This memorandum responds to your request for an opinion regarding whether the Social
Security Administration (SSA) should treat the Louisiana Sheriffs’ Pension and Relief
Fund’s (LSPRF’s) Deferred Retirement Option Plan (DROP) and Back-Deferred Retirement
Option Plan (Back-DROP) as separate retirement plans from LSPRF, or whether they are
part of LSPRF. After reviewing the facts and relevant law, we have determined that,
since the date of its inception in 1990, SSA should treat LSPRF’s regular DROP as
part of the overall LSPRF retirement system and not as a separate plan. In addition,
since the date of its inception on July 1, 2001, SSA should treat LSPRF’s Back-DROP
as part of the overall LSPRF retirement system and not as a separate plan.
In 1946, the Louisiana legislature created LSPRF for each parish, and for the civil
and criminal sheriffs for the parish of Orleans, and for their deputies. See La. Rev. Stat. Ann. § 11:2171 (formerly codified at La. Rev. Stat. Ann. § 33:1451,
pursuant to La. Acts 1946, No. 327 § 1). In 1990, Louisiana authorized a DROP as an
option under LSPRF. See La. Acts 1990, No. 12, § 1 (codified at La. Rev. Stat. Ann. § 33:1456(M), redesignated
at La. Rev. Stat. Ann. § 11:2178(M)).
In 2001, the legislature repealed this provision of the law and provided that, on
or after July 1, 2001, statutory authority for enrolling members of LSPRF in the regular
DROP ceased. See La. Acts 2001, No. 867, § 2. In its place, the legislature created the Back-DROP,
effective on July 1, 2001. See La. Rev. Stat. Ann. § 11:2178.1 (added by La. Acts 2001, No. 867, §§ 1-2). 
Generally, the DROP and Back-DROP are optional benefit programs of LSPRF that provide
a mechanism for members who are eligible for normal retirement to continue working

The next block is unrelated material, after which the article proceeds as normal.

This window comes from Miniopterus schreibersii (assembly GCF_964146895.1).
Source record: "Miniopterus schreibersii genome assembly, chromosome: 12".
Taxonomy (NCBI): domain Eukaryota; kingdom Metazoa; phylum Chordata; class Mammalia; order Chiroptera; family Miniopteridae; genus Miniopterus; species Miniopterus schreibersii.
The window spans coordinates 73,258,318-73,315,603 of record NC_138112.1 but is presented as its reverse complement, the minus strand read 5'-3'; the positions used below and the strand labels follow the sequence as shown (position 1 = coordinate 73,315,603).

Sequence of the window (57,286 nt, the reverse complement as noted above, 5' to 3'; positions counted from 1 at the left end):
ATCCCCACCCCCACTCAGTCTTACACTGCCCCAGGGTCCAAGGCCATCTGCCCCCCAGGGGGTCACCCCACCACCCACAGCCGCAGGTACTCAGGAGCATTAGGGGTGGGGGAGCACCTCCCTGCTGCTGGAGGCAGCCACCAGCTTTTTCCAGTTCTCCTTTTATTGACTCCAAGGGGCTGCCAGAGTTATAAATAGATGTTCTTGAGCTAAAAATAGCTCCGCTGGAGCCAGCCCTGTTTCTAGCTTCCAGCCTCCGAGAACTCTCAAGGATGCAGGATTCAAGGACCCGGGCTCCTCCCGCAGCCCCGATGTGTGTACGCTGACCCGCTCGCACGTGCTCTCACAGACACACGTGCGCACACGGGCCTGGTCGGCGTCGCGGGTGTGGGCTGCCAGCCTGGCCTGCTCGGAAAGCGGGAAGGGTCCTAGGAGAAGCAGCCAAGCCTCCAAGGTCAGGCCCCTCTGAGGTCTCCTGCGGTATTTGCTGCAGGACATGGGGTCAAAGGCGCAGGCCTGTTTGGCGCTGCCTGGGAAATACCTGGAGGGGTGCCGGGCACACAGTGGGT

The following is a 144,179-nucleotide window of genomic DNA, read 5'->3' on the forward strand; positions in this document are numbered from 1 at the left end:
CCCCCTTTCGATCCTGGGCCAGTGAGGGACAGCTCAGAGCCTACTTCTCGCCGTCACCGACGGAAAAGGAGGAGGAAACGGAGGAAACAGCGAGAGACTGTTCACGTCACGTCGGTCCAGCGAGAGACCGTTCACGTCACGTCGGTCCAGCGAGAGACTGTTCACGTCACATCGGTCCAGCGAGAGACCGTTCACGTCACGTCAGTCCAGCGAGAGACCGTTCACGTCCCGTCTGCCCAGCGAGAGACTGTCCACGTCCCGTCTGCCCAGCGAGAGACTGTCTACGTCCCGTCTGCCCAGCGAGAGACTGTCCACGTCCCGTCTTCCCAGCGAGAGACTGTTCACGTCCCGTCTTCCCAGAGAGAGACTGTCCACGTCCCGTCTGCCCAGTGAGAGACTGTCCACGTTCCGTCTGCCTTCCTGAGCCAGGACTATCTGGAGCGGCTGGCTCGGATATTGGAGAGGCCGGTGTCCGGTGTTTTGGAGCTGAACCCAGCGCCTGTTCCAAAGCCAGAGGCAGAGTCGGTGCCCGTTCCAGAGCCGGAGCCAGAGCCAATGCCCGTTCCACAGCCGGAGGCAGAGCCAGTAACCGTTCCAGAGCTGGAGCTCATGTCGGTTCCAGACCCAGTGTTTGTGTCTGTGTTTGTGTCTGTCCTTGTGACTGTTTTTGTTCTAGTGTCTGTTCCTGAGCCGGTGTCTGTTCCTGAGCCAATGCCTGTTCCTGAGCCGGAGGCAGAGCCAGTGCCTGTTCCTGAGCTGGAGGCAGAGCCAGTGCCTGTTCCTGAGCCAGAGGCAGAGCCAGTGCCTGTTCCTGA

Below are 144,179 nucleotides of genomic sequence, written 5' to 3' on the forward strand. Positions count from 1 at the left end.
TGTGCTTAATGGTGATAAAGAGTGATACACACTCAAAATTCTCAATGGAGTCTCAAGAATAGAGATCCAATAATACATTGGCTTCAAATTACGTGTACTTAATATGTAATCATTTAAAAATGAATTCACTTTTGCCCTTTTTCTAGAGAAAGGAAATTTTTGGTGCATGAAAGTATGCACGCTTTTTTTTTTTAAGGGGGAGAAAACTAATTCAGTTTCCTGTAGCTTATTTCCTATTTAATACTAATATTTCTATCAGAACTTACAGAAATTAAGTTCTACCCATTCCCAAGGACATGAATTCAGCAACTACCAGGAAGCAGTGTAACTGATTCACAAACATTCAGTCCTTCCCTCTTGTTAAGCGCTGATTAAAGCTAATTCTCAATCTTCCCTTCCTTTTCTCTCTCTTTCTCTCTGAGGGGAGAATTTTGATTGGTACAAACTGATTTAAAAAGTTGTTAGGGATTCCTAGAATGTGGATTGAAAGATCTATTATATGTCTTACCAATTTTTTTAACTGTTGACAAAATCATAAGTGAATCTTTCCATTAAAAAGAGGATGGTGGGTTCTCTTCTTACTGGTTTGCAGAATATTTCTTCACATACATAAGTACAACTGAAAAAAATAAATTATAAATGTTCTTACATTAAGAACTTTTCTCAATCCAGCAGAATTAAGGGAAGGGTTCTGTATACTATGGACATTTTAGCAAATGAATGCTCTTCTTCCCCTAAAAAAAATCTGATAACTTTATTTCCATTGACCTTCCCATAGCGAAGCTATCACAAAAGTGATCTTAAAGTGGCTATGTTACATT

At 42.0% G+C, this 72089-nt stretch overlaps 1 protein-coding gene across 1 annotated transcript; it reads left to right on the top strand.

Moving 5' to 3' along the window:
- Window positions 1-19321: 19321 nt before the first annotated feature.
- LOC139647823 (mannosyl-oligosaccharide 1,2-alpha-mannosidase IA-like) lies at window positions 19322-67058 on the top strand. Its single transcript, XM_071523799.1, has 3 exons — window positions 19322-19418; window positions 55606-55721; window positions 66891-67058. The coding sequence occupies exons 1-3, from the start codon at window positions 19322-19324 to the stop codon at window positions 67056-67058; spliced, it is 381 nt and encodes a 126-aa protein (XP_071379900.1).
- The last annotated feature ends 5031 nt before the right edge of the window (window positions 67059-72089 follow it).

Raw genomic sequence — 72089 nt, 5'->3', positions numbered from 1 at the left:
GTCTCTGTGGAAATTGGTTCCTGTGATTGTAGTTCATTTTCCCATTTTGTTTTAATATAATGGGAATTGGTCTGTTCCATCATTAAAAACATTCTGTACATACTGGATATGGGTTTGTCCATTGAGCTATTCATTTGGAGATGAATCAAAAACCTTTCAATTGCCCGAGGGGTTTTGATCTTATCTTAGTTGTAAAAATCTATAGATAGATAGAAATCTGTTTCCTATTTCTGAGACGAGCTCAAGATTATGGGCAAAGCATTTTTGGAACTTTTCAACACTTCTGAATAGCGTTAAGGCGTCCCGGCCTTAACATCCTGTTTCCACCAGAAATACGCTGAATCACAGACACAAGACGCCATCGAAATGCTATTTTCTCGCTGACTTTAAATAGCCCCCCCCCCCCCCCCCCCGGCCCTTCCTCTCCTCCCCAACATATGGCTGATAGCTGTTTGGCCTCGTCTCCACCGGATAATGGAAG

for a finite period of time,  accumulate money in an individual account based on the monies that the participant
would otherwise receive as a monthly retirement benefit, and, if the participant
so chooses, receive a lump sum payment from the DROP account upon actual retirement.
La. Rev. Stat. Ann. § 11:1312.1.; La. Acts 1990, No. 12, § 1 (amended by La. Acts
1991, No. 66, § 1; La. Acts 1992, No. 895, § 1; La. Acts. 1995, No. 1113, § 1; La.
Acts. 1997, No. 1394, § 1).
Regarding the regular DROP, until July 1, 2001, the law provided that in lieu of terminating
employment and accepting a service retirement, any member of LSPRF who was eligible
for normal retirement could elect to participate in the DROP and defer the receipt
of retirement benefits. See La. Acts 1990, No. 12, § 1 (codified at La. Rev. Stat. Ann. § 33:1456(M), redesignated
at La. Rev. Stat. Ann. § 11:2178(M)). The law provided that active membership in the
regular LSPRF plan terminated once participation in the DROP began. See La. Acts 1990, No. 12, § 1. Regarding the Back-DROP, after July 1, 2001, the law provides
that in lieu of receiving a service retirement allowance, an eligible member of LSPRF
may elect at the time of retirement to receive a Back-DROP benefit. See La. Rev. Stat. Ann. § 11:2178.1(A)(2). The Back-DROP is a retirement benefit of LSPRF.
See LSPRF Member Handbook, p. 22 (2007 ed.). In the regular DROP, a member of LSPRF elected